$\newcommand\P{\mathbb P}$Some time ago someone posted an answer to this question and promptly deleted it. I thought that the answer was worth writing. I waited a bit to see if a revised version of this answer would be posted but this never happened. I am not sure why it was deleted as I couldn't find anything wrong with the answer. I will repost the answer with credits to that person (whom I unfortunately do not know):

The paper

*On Degrees and Genera of Curves on Smooth Quartic Surfaces in $\P^3$*, **Mori**, Nagoya Math. Journal, Vol 96, p.127-132, 1984.

proves that the curves in the graph associated with the empty "don't know yet" circles do exist. The curves that Mori finds lie on a smooth quartic surface and the condition for this to occur is given in his Theorem 1:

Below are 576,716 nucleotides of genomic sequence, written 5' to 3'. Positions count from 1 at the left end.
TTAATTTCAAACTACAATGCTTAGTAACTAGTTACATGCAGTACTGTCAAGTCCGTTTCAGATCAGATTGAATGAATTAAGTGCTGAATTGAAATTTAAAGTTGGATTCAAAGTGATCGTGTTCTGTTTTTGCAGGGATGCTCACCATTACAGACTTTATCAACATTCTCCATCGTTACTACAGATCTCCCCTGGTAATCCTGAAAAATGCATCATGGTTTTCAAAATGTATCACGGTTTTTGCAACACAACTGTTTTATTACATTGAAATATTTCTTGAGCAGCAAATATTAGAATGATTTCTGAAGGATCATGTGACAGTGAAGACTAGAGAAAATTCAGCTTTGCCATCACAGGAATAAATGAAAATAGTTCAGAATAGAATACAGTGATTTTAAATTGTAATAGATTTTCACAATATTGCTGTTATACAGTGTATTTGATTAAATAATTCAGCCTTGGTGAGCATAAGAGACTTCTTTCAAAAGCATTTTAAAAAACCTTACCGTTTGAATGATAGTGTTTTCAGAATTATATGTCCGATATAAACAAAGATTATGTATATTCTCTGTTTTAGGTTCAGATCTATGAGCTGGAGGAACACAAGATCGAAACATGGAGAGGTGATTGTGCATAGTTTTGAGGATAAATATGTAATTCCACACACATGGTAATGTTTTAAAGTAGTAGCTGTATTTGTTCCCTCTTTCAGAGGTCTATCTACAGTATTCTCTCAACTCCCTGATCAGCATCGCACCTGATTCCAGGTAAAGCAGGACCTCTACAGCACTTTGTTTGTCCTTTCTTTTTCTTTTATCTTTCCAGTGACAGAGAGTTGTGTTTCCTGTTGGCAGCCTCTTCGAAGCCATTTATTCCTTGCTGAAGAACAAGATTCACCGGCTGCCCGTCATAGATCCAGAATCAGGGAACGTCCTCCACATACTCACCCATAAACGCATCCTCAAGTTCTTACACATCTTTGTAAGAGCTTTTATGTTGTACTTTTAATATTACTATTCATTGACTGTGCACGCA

Let $k$ be an algebraically closed field of characteristic $0$ and
$d>0$ and $g\ge 0$ be integers. Then there is a non-singular curve $C$
of degree $d$ and genus $g$ on a non-singular quartic surface $X$ in
$\P^3$ iff

- $g=d^2/8 +1$ or
- $g<d/8$ and $(d,g)\ne (5,3)$

Mori's paper also cite a work of Gruson and Peskin, written in French, where a similar thing was proven except that $X$ is considered to be a singular quartic surface instead. Still it seems that not everything under the curve $g=\frac 14 d^2-d+1$ is known.